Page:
Twice destroyed by fire, the Church of St. Mary the Virgin, Aldermanbury, located at the corner of Westminster Avenue and 7th Street, is part of the National Churchill Museum. Dating from the 12th century, it was redesigned by Sir Christopher Wren in 1677 after the Great Fire of London. Left in ruins by World War II, the architectural masterpiece was saved from demolition. The Church of St. Mary the Virgin, Aldermanbury was reconstructed and restored on the Westminster College campus in the 1960s.
One year after the November 9, 1989, fall of the Berlin Wall, President Ronald Reagan dedicated Breakthrough, an 11-foot-high by 32-foot-long structure sculpted from 8 sections of the Berlin Wall by artist Edwina Sandys, granddaughter of Winston Churchill, as the centerpiece of the Cold War Memorial on the Westminster campus. Visitors may view Breakthrough on Latshaw Plaza adjacent to the Churchill Museum.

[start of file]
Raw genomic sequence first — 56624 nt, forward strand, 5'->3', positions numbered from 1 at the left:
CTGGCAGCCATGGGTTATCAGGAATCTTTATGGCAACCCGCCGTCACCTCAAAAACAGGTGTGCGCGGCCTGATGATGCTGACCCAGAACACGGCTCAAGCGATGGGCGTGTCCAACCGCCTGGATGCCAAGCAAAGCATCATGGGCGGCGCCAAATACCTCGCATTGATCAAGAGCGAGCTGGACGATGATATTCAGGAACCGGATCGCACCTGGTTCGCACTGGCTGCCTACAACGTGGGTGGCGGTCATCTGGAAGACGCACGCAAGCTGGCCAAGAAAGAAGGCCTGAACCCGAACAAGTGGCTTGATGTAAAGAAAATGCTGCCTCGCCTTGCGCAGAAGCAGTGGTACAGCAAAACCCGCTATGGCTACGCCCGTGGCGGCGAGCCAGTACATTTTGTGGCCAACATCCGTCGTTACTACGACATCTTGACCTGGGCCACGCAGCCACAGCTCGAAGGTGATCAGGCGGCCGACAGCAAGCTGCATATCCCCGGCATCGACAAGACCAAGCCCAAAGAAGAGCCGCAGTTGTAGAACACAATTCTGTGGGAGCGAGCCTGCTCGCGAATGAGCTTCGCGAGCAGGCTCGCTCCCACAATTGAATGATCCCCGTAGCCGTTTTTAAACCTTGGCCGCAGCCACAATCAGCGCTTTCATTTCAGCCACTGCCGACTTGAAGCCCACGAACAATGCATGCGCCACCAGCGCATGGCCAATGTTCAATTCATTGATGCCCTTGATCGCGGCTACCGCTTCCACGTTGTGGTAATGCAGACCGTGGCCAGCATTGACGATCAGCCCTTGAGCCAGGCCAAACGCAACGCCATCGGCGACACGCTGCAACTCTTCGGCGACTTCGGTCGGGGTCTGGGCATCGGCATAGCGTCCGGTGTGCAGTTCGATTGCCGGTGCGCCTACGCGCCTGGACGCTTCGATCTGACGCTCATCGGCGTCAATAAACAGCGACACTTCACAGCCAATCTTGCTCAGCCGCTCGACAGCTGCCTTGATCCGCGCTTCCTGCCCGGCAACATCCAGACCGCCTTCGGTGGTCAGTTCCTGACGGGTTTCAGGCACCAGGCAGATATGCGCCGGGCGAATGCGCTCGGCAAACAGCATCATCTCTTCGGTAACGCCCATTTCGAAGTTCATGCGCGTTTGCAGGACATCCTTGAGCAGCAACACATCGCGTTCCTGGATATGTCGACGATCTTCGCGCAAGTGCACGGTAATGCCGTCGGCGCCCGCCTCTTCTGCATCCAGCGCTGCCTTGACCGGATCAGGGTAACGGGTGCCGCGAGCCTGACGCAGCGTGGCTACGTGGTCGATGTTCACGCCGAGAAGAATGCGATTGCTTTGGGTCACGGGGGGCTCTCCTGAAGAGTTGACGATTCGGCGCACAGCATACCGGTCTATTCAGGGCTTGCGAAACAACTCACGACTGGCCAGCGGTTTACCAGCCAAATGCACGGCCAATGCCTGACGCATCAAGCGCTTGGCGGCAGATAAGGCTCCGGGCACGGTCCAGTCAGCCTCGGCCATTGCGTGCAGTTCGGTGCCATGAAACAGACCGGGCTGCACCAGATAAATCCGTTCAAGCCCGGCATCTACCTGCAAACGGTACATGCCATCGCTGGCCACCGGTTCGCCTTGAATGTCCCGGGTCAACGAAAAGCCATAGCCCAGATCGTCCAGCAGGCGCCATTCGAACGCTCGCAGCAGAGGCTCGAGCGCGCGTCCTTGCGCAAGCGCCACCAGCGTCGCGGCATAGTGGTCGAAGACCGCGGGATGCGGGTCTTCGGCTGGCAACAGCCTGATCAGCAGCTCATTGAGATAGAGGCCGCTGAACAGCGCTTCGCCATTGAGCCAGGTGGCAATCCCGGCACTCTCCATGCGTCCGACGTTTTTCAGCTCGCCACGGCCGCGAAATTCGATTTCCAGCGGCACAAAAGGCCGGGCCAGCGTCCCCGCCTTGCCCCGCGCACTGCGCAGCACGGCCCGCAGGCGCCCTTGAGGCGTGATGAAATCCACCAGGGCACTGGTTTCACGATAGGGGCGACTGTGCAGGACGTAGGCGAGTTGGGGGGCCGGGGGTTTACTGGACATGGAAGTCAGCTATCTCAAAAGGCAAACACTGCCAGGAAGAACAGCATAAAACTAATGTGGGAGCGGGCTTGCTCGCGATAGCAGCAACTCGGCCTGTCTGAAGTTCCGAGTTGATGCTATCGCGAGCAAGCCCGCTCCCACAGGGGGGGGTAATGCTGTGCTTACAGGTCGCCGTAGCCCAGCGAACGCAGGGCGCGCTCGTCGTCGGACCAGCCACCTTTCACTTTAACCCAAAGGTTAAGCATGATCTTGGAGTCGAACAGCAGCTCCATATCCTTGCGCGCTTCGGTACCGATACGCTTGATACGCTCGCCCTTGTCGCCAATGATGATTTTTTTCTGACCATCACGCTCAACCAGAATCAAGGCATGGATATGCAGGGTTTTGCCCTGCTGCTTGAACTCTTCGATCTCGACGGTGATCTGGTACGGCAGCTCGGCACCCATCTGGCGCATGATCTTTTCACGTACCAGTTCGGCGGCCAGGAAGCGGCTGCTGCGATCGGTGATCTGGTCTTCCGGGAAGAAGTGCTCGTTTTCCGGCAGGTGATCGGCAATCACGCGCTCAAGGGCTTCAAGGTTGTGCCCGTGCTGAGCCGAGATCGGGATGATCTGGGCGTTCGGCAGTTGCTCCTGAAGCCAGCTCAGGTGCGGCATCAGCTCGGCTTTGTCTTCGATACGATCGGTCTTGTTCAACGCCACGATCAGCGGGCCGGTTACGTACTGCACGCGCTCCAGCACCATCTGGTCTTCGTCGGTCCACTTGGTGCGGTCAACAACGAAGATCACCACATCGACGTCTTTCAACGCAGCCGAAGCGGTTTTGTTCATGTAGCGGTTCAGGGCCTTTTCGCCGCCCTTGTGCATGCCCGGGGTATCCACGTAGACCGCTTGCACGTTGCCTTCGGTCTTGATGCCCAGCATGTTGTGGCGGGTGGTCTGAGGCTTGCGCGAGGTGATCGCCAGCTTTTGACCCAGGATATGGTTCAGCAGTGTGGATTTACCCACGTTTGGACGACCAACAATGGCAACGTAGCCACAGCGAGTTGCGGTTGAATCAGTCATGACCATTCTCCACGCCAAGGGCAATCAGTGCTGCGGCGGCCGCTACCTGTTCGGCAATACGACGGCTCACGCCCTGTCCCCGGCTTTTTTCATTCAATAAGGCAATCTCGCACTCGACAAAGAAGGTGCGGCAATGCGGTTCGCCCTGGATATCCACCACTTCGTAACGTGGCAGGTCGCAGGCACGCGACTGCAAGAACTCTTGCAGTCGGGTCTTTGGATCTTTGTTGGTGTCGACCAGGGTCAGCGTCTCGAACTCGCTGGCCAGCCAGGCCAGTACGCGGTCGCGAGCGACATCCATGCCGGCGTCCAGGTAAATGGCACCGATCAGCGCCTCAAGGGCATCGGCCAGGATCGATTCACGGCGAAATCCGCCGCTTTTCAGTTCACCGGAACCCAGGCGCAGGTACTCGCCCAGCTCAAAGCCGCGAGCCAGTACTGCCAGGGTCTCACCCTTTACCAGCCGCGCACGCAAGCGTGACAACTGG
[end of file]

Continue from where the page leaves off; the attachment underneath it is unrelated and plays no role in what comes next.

On May 13, 2011, a new sculpture titled 'Iron Curtain' was unveiled in front of the National Churchill Museum. Its sculptor, Don Wiegand, and Richard J. Mahoney, Churchill Fellow and Museum Board of Governor, spoke of their role in this undertaking and of the sculpture's wider significance. While Churchill sculptures and statues are many around the world, none capture the "Iron Curtain" address and certainly few capture Churchill the man in quite a dramatic form. Please see this new piece outside the Museum in our newly remodeled entrance plaza.